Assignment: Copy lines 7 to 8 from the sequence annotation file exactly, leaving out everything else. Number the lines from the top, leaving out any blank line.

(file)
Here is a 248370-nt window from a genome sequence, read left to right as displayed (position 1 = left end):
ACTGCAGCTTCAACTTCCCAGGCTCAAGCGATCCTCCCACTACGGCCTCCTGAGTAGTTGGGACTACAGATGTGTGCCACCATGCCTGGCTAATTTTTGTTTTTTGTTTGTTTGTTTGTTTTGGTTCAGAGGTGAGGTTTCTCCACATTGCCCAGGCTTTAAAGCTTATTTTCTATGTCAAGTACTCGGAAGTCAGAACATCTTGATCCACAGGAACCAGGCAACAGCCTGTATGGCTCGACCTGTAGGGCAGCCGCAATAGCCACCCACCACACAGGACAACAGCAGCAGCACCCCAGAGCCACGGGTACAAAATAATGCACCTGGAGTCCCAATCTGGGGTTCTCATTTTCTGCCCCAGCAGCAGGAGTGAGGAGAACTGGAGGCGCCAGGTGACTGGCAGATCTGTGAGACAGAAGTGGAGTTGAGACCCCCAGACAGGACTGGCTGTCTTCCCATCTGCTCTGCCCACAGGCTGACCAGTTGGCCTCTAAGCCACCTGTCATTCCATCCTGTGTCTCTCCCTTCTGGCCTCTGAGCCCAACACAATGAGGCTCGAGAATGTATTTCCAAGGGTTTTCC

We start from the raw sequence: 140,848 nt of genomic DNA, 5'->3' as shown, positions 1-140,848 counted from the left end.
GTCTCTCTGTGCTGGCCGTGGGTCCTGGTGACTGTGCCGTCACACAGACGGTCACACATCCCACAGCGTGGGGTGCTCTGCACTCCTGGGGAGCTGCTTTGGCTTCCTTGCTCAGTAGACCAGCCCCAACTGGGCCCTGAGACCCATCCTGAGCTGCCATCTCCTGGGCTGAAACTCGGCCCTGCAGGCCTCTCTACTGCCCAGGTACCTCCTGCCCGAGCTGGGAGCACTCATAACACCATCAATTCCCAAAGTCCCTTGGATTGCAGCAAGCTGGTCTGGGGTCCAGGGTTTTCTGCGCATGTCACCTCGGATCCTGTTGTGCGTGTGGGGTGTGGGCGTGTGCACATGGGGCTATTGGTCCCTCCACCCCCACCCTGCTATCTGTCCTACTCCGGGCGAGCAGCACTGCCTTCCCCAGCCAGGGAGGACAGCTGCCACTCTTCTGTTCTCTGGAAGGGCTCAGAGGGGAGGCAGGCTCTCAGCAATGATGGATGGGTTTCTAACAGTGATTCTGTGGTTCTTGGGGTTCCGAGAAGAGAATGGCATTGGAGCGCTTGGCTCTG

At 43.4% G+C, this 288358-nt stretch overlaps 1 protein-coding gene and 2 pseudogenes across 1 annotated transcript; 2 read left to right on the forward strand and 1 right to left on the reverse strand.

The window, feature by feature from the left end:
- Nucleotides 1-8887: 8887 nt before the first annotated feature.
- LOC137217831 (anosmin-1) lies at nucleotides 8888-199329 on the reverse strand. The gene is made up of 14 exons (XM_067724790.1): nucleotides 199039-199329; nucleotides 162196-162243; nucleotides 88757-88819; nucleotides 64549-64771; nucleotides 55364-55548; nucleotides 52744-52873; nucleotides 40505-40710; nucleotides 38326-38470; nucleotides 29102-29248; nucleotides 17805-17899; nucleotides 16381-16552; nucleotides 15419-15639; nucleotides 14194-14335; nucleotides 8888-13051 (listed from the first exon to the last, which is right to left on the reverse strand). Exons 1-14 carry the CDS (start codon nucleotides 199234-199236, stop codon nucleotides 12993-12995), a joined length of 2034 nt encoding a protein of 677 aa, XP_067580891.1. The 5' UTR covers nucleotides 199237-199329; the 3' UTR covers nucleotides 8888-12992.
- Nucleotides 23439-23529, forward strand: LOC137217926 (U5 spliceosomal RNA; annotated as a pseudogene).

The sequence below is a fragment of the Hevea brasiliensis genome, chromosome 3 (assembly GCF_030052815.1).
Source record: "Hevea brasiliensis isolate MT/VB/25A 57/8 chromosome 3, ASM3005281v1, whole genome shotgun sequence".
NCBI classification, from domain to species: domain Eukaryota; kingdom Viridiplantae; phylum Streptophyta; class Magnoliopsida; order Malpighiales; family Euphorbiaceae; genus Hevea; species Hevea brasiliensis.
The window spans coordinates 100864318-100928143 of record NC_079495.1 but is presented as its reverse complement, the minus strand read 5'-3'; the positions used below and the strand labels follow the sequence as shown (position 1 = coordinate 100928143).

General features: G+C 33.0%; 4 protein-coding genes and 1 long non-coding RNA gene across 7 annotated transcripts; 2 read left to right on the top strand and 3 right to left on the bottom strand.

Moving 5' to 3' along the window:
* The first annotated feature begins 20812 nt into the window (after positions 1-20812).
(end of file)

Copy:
- Nucleotides 1-8887: 8887 nt before the first annotated feature.
- LOC137217831 (anosmin-1) lies at nucleotides 8888-199329 on the reverse strand. The gene is made up of 14 exons (XM_067724790.1): nucleotides 199039-199329; nucleotides 162196-162243; nucleotides 88757-88819; nucleotides 64549-64771; nucleotides 55364-55548; nucleotides 52744-52873; nucleotides 40505-40710; nucleotides 38326-38470; nucleotides 29102-29248; nucleotides 17805-17899; nucleotides 16381-16552; nucleotides 15419-15639; nucleotides 14194-14335; nucleotides 8888-13051 (listed from the first exon to the last, which is right to left on the reverse strand). Exons 1-14 carry the CDS (start codon nucleotides 199234-199236, stop codon nucleotides 12993-12995), a joined length of 2034 nt encoding a protein of 677 aa, XP_067580891.1. The 5' UTR covers nucleotides 199237-199329; the 3' UTR covers nucleotides 8888-12992.